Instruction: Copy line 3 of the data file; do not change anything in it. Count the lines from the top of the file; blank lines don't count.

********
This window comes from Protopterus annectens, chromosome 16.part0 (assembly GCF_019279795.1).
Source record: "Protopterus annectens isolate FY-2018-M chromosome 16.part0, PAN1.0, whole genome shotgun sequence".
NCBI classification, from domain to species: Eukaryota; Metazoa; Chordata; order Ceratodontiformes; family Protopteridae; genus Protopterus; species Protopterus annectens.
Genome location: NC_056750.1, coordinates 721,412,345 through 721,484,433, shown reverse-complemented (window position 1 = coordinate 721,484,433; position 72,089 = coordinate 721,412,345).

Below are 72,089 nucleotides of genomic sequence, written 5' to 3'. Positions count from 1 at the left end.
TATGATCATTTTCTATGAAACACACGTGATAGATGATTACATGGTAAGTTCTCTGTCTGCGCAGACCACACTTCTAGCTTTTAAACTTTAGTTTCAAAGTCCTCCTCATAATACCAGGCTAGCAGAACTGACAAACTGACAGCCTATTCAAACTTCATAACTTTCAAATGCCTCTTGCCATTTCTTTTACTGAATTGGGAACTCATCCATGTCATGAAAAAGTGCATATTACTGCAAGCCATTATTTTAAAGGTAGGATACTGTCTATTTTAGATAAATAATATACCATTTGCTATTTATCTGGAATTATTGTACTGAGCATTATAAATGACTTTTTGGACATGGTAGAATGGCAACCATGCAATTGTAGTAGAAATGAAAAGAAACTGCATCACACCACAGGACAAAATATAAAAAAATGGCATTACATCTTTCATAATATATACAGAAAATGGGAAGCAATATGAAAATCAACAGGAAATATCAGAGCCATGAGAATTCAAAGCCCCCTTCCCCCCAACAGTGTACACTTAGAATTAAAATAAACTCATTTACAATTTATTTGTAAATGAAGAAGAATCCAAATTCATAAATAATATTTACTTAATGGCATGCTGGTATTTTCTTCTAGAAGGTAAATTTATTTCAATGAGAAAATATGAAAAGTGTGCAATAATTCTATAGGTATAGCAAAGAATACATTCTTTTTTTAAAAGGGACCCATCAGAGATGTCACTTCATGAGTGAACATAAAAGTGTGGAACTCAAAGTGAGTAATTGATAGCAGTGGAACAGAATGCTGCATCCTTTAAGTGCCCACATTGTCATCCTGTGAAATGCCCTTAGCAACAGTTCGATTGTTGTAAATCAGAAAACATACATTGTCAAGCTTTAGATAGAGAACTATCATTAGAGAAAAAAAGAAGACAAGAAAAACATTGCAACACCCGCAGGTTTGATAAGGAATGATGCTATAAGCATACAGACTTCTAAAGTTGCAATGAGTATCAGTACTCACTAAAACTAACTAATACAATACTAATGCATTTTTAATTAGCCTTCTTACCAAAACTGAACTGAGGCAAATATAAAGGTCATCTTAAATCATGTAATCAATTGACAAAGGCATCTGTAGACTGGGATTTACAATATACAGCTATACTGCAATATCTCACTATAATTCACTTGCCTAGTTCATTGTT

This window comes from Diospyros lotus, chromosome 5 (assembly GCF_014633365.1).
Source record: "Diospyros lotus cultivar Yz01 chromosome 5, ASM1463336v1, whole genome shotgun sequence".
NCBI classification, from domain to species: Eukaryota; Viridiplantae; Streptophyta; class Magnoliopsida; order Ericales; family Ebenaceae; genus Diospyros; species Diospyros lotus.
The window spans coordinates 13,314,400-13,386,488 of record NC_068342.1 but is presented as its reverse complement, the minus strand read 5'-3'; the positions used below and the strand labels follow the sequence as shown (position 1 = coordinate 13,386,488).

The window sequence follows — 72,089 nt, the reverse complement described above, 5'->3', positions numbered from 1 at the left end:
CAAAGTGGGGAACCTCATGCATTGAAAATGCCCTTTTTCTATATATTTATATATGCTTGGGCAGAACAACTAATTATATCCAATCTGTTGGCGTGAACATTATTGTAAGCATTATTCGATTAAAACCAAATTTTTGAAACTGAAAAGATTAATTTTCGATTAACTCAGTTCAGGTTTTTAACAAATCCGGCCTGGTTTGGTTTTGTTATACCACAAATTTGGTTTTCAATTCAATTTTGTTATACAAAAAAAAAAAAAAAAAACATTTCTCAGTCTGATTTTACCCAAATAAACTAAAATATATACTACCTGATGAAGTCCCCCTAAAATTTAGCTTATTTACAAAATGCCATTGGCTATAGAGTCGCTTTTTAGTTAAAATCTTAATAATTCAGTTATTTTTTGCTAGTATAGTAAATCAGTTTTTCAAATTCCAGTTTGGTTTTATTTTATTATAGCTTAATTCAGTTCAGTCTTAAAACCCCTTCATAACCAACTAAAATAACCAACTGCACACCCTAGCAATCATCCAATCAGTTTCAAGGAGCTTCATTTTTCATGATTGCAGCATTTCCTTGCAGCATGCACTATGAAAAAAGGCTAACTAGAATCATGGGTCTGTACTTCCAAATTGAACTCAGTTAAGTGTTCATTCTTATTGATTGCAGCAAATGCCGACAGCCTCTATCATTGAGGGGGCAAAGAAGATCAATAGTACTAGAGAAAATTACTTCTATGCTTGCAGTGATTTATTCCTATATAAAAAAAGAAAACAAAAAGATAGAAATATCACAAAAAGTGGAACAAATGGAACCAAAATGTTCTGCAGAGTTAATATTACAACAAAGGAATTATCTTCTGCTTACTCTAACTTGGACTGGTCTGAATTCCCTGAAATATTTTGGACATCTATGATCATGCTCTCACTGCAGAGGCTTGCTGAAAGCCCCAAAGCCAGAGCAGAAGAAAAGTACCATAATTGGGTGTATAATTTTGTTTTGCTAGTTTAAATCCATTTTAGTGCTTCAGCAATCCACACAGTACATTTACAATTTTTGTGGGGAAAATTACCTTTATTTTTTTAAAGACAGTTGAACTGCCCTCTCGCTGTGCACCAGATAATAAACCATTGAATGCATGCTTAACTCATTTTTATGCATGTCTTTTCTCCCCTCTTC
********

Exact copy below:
NCBI classification, from domain to species: Eukaryota; Metazoa; Chordata; order Ceratodontiformes; family Protopteridae; genus Protopterus; species Protopterus annectens.